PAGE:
During Assignments #4 and #5, I explored complex challenges that impacted leadership in a community based youth program for gaming and web development. I discovered much more about the challenges faced by leaders within the program by asking powerful questions, and suggesting applicable solutions based on what I had observed during an informal learning interview. I conducted a synchronous interview with the cofounder of the program individually and later within a team dynamic. Both experiences were valuable as they required similar but yet different skills and processes to execute a successful and meaningful interview with positive outcomes. In hindsight, while conducting the interview individually, my personal and unconscious biases surfaced versus my approach when placed in a team dynamic. Allowing others to contribute to the process allowed me to externalize my own beliefs and accept the perspectives of others; whether it be culturally, geographically and experiential. Leading a team allowed me to experience and view the role of leadership through various perspectives. In addition, my initial assumptions; in respect to ‘what makes a good leader‘ were affirmed as some of my initial characteristics of a leader were practiced during this experience. The biggest takeaway from these experiences were the effectiveness of our team conversations. I decided to take the fight or flight approach in communicating this time around in our team assignment. In order to arrive at suitable solutions for our client, as a collective, our team conducted a series of conversations while accommodating to the strengths of each member, which lead to some tangible ideas that would become possible solutions for our client’s long-term challenges. Allowing each member to contribute their thoughts and perspectives while voicing their ideas made for a positive learning experience and outcome.

My Reflections

Cross, (2007, p. 122) defines the fight and flight conversational styles as “The fight conversational style is competitive; a “win” conversation. The flight style is accommodating….” During our first meeting, we decided to have an open forum and presented our preferences for communication, contribution deadlines and had a conversation about our teams strengths and learning opportunities. This initial form of communication provided our team with a foundation for conducting a positive virtual working environment and an engaging learning experience. It was important to voice these concerns and be transparent with members of the group; as I found that we developed a mutual understanding of responsibilities, roles and team goals.

Lessons Learned

My approach to initiating an accommodating flight conversation style allowed our group to identify team strengths and learning opportunities that helped us develop a strong team dynamic that produced meaningful conversations and resulted in positive contributions from all members of the group while keeping them engaged in the process. Wheatley, (as cited in Cross, 2007, p. 124) said it best when describing the cultivation of change through human conversation, “I believe we can change the world if we start listening to one another again. Simple, honest, human conversation. Not mediation, negotiation, problem-solving, debate or public meetings. Simple, truthful conversations where we each have a chance to speak, we each feel heard and we each listen well”.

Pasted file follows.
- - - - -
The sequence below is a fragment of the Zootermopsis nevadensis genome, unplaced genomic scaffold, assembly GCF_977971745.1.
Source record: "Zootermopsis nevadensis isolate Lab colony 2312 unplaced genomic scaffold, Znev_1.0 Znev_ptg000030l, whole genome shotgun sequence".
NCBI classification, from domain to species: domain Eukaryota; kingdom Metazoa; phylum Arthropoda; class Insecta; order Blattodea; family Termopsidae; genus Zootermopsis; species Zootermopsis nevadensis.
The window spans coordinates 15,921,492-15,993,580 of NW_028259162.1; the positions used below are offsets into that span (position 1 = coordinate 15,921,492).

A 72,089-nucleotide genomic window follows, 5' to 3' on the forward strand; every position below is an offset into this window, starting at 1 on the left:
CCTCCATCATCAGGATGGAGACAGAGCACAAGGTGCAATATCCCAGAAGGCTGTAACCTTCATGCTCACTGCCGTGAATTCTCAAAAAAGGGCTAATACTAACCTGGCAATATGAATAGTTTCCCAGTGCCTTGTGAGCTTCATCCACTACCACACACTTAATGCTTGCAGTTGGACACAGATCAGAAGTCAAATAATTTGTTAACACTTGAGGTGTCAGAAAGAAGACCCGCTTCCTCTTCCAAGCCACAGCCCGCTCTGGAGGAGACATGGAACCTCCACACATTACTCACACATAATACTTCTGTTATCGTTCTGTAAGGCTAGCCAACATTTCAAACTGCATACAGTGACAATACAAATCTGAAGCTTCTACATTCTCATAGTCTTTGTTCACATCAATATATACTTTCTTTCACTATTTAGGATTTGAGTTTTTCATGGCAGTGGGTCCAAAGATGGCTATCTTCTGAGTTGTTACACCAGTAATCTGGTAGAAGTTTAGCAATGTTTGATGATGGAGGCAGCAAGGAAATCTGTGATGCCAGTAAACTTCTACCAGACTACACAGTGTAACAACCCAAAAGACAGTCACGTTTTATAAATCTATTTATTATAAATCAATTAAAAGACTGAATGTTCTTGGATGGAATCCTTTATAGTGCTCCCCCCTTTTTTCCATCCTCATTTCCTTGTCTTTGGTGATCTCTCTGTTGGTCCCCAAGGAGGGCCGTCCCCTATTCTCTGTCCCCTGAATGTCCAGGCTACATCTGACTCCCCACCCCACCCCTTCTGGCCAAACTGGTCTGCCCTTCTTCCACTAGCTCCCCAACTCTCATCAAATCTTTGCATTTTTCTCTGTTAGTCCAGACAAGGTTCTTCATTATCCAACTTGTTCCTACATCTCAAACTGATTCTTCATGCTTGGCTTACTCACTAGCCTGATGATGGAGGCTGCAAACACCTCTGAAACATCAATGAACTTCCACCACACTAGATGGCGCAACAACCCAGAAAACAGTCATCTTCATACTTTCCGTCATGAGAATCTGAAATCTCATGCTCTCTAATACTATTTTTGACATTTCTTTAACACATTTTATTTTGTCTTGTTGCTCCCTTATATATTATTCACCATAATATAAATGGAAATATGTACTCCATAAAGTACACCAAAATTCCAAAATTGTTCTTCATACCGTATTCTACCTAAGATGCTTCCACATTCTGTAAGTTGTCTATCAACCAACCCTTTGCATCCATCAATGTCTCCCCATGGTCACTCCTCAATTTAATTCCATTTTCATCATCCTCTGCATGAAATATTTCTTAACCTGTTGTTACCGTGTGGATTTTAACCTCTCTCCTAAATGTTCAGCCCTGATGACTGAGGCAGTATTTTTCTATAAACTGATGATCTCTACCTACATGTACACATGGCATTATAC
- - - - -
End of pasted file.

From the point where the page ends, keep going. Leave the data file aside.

References

Cross, J. (2007).  Informal learning: Rediscovering the natural pathways that inspire innovation and performance.  San Francisco CA: Pfeiffer.

LRNT 513 – Learning Journal: Constructing Powerful Questions for Innovation and Change. Entry #3

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The linguistic architecture of powerful questions diagram [adapted]. The Art and architecture of powerful questions. Vogt, Brown, & Isaacs (2003, p. 3).

My Observations

I’ve attended and held many meetings surrounding the topic of change, innovation and professional development over the past 10 years as an instructor and program coordinator in media studies. In the past, many decisions that were made to initiate change within our department, program and courses were dictated by management without consulting staff and or faculty. Decisions were frequently implemented without consensus among our team and lacked insights and contributions from experienced members. Newly devised and implemented plans or strategies usually fell apart because these decisions were not thought through or simulated with input from experienced members or industry collaboration. Throughout my Leadership, Learning & Technology course I have learned that leaders—instead of delegating a plan of action—should be more inclusive when developing ideas and strategies for change, innovation and professional development.

“Questions open the door to dialogue and discovery. They are an invitation to creativity and breakthrough thinking. Questions can lead to movement and action on key issues; by generating creative insights, they can ignite change”
— Vogt, Brown, & Isaacs, 2003, p. 1